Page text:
1. You can indulge in any activity you choose, which does not conflict with the 3 rules above. This includes
    1. Drug taking, sales and delivery
    2. Prostitution, pornography
    3. Gun ownership and sales
    4. Unregulated banking, insurance, etc
    5. No taxation of any sort
    6. No public social services
    7. No public state-funded judiciary
    8. No public state-funded police
    9. No public state-funded army
    10. No public state-funded diplomatic corps
    11. No public state-funded border guards or controls
    12. No limits on speech except for fraud
    13. No public state-funded roads or road regulations
    14. No intellectual property protection

Recommended reading

  1. https://mises.org/library/wouldnt-warlords-take-over

Thursday 8 June 2017

Libertarians in South Africa

Libertarians in South Africa

Libertarians in South Africa are a diverse and scattered group. This is both a sign of growth and a source of irritation. A person searching for the phrase “libertarians in South Africa” on Google Search is likely to encounter the now moribund libertarian party of South Africa first,  followed by an incomplete Wikipedia stub, followed by a range of only loosely related articles and sites with very little structure present. There is a real danger that some important libertarian sites such as Rational Standard will be missed. In this paper I would like to suggest an approach to unifying the libertarian movement in South Africa for the benefit of both libertarians and prospective libertarians.

Brief history

Libertarianism in South Africa dates back to the mid 1970’s when Leon Louw, Marc Swanepoel and several others got together informally to discuss this new and interesting philosophy. One result of this cooperation was the formation of the Free Market Foundation. Regular weekly meetings were held at Leon Louw’s house in Dunkeld to which an enthusiastic group of early libertarians were invited. Leon's wife, Francis Kendall, published a monthly magazine called The individualist which was circulated around the group.  in 1985 a subscriber to The individualist, Ria Crafford,  suggested that a seminar be held at which libertarians from all over the country could gather.  This led to the first libertarian spring seminar being held on the farm Nebo near Ficksburg  in the Orange Free State in 1985.  Following the success of this seminar, Trevor Watkins,  Charl Heydenrych and Peter Kidson got together to organise the second Seminar at Mont-aux-Sources in the Drakensberg.  A libertarian spring Seminar has been held every year since that time with the single exception of 2010.

Trevor Watkins formed the libertarian society  in 1986 as a means of maintaining a database of known libertarians in the country. Over the years the libertarian society has added websites, email groups and blogs and organised monthly dinners in Johannesburg and Cape Town and Durban. The libertarian society was also involved in organising many annual seminars.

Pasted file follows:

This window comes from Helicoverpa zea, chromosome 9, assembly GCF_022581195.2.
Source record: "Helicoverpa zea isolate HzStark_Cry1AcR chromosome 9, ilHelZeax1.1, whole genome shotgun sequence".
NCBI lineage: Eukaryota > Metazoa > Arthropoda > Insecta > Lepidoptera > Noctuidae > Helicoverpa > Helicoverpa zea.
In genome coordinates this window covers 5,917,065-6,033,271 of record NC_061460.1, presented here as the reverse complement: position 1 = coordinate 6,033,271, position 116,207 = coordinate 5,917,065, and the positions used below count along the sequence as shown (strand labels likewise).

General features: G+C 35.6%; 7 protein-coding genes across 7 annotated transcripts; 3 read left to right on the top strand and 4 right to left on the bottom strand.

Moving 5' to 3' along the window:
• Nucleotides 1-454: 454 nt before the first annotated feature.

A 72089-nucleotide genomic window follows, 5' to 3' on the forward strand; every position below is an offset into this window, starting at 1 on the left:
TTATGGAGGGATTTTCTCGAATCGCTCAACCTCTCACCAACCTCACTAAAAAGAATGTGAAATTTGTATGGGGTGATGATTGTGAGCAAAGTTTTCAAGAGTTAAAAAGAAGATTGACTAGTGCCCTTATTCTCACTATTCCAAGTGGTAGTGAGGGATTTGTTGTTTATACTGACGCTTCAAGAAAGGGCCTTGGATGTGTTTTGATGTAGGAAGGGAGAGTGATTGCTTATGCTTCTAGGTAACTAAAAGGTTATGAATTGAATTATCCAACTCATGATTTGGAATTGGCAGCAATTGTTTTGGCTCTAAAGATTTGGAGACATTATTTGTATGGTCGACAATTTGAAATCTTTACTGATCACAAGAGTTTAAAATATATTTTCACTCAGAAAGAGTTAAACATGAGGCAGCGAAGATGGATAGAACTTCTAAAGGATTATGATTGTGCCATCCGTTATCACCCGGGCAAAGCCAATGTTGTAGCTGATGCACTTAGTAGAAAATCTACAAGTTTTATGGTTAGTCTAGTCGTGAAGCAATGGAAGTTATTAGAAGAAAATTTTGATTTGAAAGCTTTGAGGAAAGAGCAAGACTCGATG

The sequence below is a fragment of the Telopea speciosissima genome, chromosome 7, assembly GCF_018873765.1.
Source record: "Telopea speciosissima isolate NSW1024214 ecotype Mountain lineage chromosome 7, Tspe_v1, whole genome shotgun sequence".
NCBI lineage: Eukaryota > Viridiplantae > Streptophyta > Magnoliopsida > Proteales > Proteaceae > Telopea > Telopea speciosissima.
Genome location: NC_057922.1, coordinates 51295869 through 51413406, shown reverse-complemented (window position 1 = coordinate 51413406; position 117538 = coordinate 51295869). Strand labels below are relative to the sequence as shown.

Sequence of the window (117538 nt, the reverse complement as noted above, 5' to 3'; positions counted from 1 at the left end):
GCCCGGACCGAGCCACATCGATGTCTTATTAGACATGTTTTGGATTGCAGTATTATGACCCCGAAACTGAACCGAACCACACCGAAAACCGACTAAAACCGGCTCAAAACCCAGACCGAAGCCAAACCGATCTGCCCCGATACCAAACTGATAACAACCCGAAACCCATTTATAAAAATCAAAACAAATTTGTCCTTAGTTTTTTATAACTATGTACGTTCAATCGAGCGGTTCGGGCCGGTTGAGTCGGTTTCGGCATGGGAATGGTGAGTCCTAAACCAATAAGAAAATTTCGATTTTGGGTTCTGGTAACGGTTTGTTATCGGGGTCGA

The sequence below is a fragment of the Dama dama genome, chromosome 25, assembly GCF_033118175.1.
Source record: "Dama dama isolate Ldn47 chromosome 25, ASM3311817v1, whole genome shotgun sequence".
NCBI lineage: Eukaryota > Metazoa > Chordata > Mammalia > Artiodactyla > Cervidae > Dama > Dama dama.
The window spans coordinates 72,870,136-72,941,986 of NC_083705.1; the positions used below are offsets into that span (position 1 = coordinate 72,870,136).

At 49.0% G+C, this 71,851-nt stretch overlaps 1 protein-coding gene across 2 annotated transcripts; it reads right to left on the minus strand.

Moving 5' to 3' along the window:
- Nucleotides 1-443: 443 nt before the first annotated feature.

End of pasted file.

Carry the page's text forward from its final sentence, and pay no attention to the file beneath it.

Following the reforms in South Africa in 1991, Leon Louw and Francis Kendall published a seminal work entitled “South Africa the Solution”. This led to the formation of the Groundswell movement which was active prior to the 1994 elections. Trevor Watkins, Clare Emary and Charl Heydenrych formed the KISS party prior to the 1994 elections,  which then resulted in the formation of the Federal party led by Francis Kendall. In 2013 Barry de Harde, Charl Heydenrych, Trevor Watkins and Enyinna Nkem-abonta got together to form the Libertarian Party of South Africa, which was inaugurated at the 2013 Seminar in Prince Albert.  The Libertarian Party was registered as a formal political party in 2014 but did not contest the 2014 elections due to the high cost of participation. The party is currently inactive.

Two young libertarians,Nicholas Woode-Smith (a committee member of the Libertarian Party) and Martin van Staden, formed various alternative libertarian groupings including Being Libertarian and the Rational Standard blog.

There are numerous other libertarian groups, websites and activities across South Africa. A comprehensive list of these groups appears in appendix 1.

Do we have a problem?

While most existing libertarians favour one existing forum or another,  new libertarians or non-libertarians seeking enlightenment are faced with an unstructured and sometimes conflicting smorgasbord of choices when researching libertarianism in South Africa.  I do believe that this is a problem and that the existing libertarian  activists should get together to establish a common platform and consistent view for libertarianism in South Africa.

How do we solve this problem?

I think that we must select a common platform for presenting the multiple options for libertarianism in South Africa. I think Wikipedia will provide that common platform.  The existing libertarian products can all continue to exist in their present form without modification. However the single Wikipedia platform will allow new visitors to evaluate which sites and subjects they wish to be involved in before actually visiting them.The administrators of the various sites will be able to maintain and update the links to their content on the Wikipedia page.  Hopefully this will also lead to increased interest in all the sites as a result of their easier and simpler access.

I think that the various current libertarian groupings should  co-operate and collaborate with each other. We should share membership details across the various platforms to ensure that we are able to communicate with all South African libertarians. We should contribute intellectual material to each others blogs and share our resources. Where possible we should attempt to attend each others gatherings such as conferences, seminars and monthly gatherings.

Appendix 1- Libertarian sites in South Africa

Libertarian South Africa
Trevor Watkins
Google blogger, 3000 views
Libertarian South Africa
Trevor Watkins base37@gmail.com
Wordpress. No longer maintained.
Libertarian Party of SA
Trevor Watkins base37@gmail.com
No longer active.
Libertarian Party blog
Trevor Watkins base37@gmail.com

Libertarian Party Google+ community
Trevor Watkins base37@gmail.com
Google+, 86 followers
Rational Standard
Martin van Staden
Active blog and website
Being Libertarian
Martin van Staden
Libsa email group
Trevor Watkins base37@gmail.com
googlegroup, +2000 topics, 200 members, 20 active
Free Market Foundation
Leon Louw
South African Libertarian
Martin van Staden super.warmonkey@gmail.com
Currently unreachable
Libertaria Project blog
Trevor Watkins base37@gmail.com
Google blogger
Libertaria Project email group
Trevor Watkins base37@gmail.com
South African Libertarians

Google+ community, 153 members
Jhb Libertarian minded meetup
Charl Heydenrych  proplib@gmail.com
Meetup group
Facebook pages

Libertarian Party
Trevor Watkins base37@gmail.com
Nicholas Woode-Smith giggamer@gmail.com
Page, 1050 followers
Gary Moore gazmoore2@gmail.com
Public group, 328 followers
South African Libertarians
Martin van Staden super.warmonkey@gmail.com